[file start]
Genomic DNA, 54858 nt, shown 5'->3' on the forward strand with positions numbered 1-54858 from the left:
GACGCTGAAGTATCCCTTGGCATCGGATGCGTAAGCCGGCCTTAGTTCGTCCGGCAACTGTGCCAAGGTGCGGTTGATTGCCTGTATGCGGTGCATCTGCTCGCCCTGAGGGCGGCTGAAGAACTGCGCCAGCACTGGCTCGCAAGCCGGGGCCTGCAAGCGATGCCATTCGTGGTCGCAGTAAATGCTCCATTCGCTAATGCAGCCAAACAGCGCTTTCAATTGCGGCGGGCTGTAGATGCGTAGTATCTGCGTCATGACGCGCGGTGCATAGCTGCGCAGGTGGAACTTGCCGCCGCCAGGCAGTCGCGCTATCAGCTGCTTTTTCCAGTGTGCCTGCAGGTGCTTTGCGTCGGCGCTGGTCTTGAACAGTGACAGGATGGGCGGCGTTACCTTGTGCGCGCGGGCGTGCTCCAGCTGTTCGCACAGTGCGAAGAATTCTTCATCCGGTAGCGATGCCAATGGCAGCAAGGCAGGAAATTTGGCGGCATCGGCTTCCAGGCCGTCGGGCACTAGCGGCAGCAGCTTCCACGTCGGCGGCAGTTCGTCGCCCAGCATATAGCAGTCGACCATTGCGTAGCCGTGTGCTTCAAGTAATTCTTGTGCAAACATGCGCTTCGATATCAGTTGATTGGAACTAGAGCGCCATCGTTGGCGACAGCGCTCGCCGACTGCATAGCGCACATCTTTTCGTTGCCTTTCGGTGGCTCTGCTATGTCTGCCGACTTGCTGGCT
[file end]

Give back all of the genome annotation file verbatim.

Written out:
Genomic DNA, 54858 nt, shown 5'->3' on the forward strand with positions numbered 1-54858 from the left:
GACGCTGAAGTATCCCTTGGCATCGGATGCGTAAGCCGGCCTTAGTTCGTCCGGCAACTGTGCCAAGGTGCGGTTGATTGCCTGTATGCGGTGCATCTGCTCGCCCTGAGGGCGGCTGAAGAACTGCGCCAGCACTGGCTCGCAAGCCGGGGCCTGCAAGCGATGCCATTCGTGGTCGCAGTAAATGCTCCATTCGCTAATGCAGCCAAACAGCGCTTTCAATTGCGGCGGGCTGTAGATGCGTAGTATCTGCGTCATGACGCGCGGTGCATAGCTGCGCAGGTGGAACTTGCCGCCGCCAGGCAGTCGCGCTATCAGCTGCTTTTTCCAGTGTGCCTGCAGGTGCTTTGCGTCGGCGCTGGTCTTGAACAGTGACAGGATGGGCGGCGTTACCTTGTGCGCGCGGGCGTGCTCCAGCTGTTCGCACAGTGCGAAGAATTCTTCATCCGGTAGCGATGCCAATGGCAGCAAGGCAGGAAATTTGGCGGCATCGGCTTCCAGGCCGTCGGGCACTAGCGGCAGCAGCTTCCACGTCGGCGGCAGTTCGTCGCCCAGCATATAGCAGTCGACCATTGCGTAGCCGTGTGCTTCAAGTAATTCTTGTGCAAACATGCGCTTCGATATCAGTTGATTGGAACTAGAGCGCCATCGTTGGCGACAGCGCTCGCCGACTGCATAGCGCACATCTTTTCGTTGCCTTTCGGTGGCTCTGCTATGTCTGCCGACTTGCTGGCT